By Stephen L. Barrett, DPM, Patrick DeHeer, DPM, and Stephen Offutt, DPM
    11,419 reads | 0 comments | 06/03/05
       Yes. This author discusses the etiology of diabetic peripheral neuropathy, cites reports of efficacy for peripheral nerve decompression in the literature and shares insights from his experience in performing the procedure. By Stephen L. Barrett, DPM    Mainstream medical education is still teaching that the symptoms of diabetic peripheral neuropathy are progressive and irreversible. There is adequate and overwhelming basic and clinical medical science that contradicts this dogma.1-5 Indeed, one wonders how many additional outcome studies ... continue reading

    3,369 reads | 0 comments | 06/03/05
    A Lighter Step    Patients need to stay off their feet while recovering from various types of sprains and a new walker may let them do just that.    The StepLite® Easy Air™ Pneumatic-Gel Ankle Walker has a pneumatic gel “bladder” that contains multiple air and gel cells. These cells can be inflated and deflated to facilitate support and comfort, according to the manufacturer FLA Orthopedics.    The company notes the product is ideal for treating acute or severe ankle sprains, severe ankle or foot stra ... continue reading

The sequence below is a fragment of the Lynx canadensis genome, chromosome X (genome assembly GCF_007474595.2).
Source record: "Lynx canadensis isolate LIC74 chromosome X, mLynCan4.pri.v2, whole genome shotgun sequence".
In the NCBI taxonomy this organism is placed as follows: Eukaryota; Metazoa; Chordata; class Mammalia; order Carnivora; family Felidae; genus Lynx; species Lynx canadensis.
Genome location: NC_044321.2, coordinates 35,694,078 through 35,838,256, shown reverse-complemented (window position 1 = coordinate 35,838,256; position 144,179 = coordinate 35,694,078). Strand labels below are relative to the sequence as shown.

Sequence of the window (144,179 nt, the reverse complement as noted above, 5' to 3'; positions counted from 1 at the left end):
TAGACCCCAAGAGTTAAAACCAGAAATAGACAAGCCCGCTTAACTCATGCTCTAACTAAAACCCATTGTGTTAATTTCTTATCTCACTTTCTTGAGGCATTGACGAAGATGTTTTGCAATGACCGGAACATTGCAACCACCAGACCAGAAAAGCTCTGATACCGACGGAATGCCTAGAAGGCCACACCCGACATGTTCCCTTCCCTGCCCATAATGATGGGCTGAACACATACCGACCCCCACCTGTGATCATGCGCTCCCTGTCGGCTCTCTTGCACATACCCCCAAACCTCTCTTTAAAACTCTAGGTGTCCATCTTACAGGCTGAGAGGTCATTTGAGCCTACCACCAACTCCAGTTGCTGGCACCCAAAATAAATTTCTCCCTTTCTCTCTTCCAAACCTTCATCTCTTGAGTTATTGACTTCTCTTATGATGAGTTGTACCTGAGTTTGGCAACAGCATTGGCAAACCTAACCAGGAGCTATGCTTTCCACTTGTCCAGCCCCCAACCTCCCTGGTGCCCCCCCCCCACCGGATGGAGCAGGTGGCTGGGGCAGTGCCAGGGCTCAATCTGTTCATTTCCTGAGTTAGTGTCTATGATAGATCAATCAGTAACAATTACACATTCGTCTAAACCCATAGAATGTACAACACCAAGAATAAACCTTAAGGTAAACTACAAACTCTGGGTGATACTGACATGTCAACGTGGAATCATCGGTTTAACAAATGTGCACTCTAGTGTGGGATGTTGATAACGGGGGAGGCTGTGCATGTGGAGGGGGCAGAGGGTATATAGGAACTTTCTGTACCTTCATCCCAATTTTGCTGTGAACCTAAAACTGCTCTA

Since aspirin, ibuprofen, indomethacin, piroxicam and phenylbutazone are metabolized by multiple pathways, dosage adjustments are usually unnecesssary in patients with hepatic disease or in elderly patients with normal renal function.
    By Anthony R. Iorio, DPM, MPH
    7,883 reads | 0 comments | 06/03/05
       Nonsteroidal antiinflammatory drugs (NSAIDs) are among the most widely used medications today. Considering their well-documented efficacy in managing fever, mild to moderate pain and, at higher doses, inflammation, such widespread use is generally appropriate. In 1997, over 74 million NSAID prescriptions were dispensed in the United States, representing approximately 4.5 percent of all prescriptions. In addition, nonprescription NSAIDs such as aspirin and ibuprofen contribute significantly to the use of this class of medications. It is estimated that 1 to 2 percent of the Nor... continue reading
    By Brian McCurdy, Associate Editor
    7,327 reads | 0 comments | 06/03/05